A rocket fired by Palestinian-Islamists in Gaza was intercepted by Israel’s air defense systems last night. The Israeli military confirmed the launch toward the southern Israeli city of Ashdod, which is 12 km (7.5 miles) from the coastal Palestinian enclave, and said the rocket was shot down by an Iron Dome missile interceptor.
There has been no immediate claim of responsibility for the violence. The Palestinian enclave is controlled by the Islamist Hamas where a smaller armed faction, the Palestinian Islamic Jihad (PIJ), exchanged fire with Israel during a two-day surge of violence last month. Israel designates both Hamas and the PIJ as terror groups.
At the time of the attack, Ashkelon was hosting a campaign rally by Prime Minister Benjamin Netanyahu. As soon as air raid sirens began to blare, the Israeli leader was immediately escorted offstage by bodyguards to a shelter where he briefly remained before resuming the event. Netanyahu was campaigning for leadership of his conservative Likud party, which today held its party primaries. His chief competitor is Knesset Member and former minister Gideon Sa’ar.
The incident marked the second time in recent months that the Israeli Premier was forced to seek shelter from Palestinian missiles. This past September his appearance in the nearby town of Ashdod – also within the range of Gaza rocket fire — was briefly disrupted by air raid sirens. Israel retaliated for that attack with a targeted strike against the PIJ commander Baha Abu Al-Atta in Gaza who had ordered it; subsequently sparking a round of fighting between the side sides in November.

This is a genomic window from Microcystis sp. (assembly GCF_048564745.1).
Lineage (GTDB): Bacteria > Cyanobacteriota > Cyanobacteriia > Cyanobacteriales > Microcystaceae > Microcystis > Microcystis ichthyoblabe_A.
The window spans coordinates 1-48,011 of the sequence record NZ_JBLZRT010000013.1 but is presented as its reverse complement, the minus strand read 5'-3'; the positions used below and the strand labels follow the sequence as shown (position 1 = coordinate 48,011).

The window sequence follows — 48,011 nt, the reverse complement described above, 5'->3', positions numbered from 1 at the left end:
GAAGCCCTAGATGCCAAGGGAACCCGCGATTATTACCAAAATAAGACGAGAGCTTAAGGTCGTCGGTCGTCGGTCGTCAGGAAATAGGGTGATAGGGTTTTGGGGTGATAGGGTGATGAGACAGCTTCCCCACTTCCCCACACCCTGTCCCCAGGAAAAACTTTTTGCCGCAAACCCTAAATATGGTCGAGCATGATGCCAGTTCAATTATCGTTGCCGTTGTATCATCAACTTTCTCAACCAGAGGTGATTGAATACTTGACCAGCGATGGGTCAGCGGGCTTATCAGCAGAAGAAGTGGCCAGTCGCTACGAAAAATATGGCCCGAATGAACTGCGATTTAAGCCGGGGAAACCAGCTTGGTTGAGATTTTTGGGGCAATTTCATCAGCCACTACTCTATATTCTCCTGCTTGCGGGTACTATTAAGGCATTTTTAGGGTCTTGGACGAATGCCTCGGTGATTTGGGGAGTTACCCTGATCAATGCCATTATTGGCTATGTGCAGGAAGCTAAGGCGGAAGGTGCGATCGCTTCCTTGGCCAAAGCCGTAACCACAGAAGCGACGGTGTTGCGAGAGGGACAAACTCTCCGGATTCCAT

Soon after returning to the stage at yesterday’s event in Ashkelon, a video circulated on social media showed a smiling Netanyahu being cheered by onlookers as he said “He (Al-Atta) is no longer around.” In a veiled threat to retaliate for Wednesday’s attack, he then underscored: “Whoever tried to make an impression just now should pack his bags.”
While Netanyahu is widely expected to retain Likud’s leadership, he faces a tough battle ahead of the 20 March 2020 general election. Israeli constituents will return to the polls for the third time in 11 months, after he and his centrist rival Benny Gantz failed to secure majorities in two previous ballots. Netanyahu’s standing has been tarnished by an indictment on corruption charges which he denies.
Netanyahu’s failure to stem attacks from Gaza has been invoked by his political competitors. Former IDF Chief of Staff Gantz heads the Blue and White party which presents the most formidable opposition to Prime Minister’s Likud faction.
In a written statement to TV7, Gantz maintained that “This situation in which Israeli citizens live at the mercy of terrorists and the Prime Minister of Israel is unable to tour parts of his country is a badge of shame on the security policy in the South – and a loss of deterrence that no sovereign country can accept.”
He the vowed, “We will replace the government, change the policy, restore deterrence and bring back quiet to the residents in the South.”